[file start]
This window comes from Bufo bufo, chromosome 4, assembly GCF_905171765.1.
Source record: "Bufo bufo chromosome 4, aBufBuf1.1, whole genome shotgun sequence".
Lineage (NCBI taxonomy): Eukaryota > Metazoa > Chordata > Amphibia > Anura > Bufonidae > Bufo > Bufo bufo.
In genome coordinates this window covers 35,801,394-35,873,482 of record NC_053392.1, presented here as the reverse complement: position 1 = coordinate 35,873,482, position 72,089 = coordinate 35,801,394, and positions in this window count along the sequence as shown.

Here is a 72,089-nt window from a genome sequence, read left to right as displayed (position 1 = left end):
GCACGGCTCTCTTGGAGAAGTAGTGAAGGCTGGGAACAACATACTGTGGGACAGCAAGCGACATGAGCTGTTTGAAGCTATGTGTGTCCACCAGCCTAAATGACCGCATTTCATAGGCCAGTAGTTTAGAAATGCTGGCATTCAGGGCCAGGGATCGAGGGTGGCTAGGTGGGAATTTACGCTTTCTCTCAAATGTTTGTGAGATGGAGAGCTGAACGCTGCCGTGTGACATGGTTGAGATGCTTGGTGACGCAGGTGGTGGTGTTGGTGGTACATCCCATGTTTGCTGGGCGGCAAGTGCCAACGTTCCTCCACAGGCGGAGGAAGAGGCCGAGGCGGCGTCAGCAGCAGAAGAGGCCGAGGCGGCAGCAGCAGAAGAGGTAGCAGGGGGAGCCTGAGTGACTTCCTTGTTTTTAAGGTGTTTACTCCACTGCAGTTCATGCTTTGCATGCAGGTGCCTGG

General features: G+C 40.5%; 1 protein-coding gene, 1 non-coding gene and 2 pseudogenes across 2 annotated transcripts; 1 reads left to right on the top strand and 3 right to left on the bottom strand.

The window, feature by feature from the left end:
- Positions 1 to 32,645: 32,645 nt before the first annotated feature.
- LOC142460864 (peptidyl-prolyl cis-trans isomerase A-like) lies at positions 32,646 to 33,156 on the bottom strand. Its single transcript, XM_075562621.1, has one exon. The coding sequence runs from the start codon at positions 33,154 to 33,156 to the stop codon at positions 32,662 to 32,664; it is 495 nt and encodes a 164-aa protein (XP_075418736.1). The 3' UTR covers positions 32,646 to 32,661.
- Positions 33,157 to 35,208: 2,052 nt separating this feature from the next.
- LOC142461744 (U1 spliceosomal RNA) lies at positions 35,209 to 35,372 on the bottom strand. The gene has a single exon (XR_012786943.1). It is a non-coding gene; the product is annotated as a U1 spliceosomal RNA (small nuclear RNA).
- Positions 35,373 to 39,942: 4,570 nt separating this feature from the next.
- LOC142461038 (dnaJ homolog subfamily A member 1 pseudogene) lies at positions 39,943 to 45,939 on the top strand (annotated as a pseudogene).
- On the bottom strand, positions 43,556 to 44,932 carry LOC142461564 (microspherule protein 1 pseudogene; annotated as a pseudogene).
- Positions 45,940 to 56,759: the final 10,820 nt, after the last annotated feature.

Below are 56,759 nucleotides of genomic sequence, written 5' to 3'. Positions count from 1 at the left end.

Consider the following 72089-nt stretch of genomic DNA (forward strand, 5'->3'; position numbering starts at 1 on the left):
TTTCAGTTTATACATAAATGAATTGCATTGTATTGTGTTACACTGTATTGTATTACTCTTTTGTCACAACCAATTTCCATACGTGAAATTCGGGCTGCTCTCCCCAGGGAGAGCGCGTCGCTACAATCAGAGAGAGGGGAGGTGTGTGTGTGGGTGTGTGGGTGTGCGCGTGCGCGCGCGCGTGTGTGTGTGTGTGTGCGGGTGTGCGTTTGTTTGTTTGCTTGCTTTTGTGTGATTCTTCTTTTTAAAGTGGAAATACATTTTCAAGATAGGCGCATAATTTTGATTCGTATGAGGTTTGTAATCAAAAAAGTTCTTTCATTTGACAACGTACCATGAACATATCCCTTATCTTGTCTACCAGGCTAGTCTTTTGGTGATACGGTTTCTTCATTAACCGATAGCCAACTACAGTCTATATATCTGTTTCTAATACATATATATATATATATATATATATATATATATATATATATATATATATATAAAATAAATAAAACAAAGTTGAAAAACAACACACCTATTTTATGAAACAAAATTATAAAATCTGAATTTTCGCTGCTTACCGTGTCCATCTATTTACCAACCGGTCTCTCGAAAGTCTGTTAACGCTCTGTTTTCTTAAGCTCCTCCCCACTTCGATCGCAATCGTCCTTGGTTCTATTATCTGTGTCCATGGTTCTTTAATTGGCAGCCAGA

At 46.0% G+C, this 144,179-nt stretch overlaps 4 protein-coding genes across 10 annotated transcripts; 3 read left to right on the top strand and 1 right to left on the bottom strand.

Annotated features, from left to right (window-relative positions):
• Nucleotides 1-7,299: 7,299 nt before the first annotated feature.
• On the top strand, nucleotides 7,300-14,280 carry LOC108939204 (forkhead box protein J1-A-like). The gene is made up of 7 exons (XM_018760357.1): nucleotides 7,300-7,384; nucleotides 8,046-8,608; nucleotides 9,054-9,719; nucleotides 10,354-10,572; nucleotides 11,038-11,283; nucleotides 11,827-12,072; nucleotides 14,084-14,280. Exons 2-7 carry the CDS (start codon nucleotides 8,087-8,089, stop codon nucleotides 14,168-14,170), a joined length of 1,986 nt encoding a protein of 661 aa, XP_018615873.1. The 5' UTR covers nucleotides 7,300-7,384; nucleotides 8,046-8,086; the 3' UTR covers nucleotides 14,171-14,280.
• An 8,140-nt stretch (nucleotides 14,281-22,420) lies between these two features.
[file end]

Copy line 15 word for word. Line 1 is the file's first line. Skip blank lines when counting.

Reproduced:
- On the bottom strand, positions 43,556 to 44,932 carry LOC142461564 (microspherule protein 1 pseudogene; annotated as a pseudogene).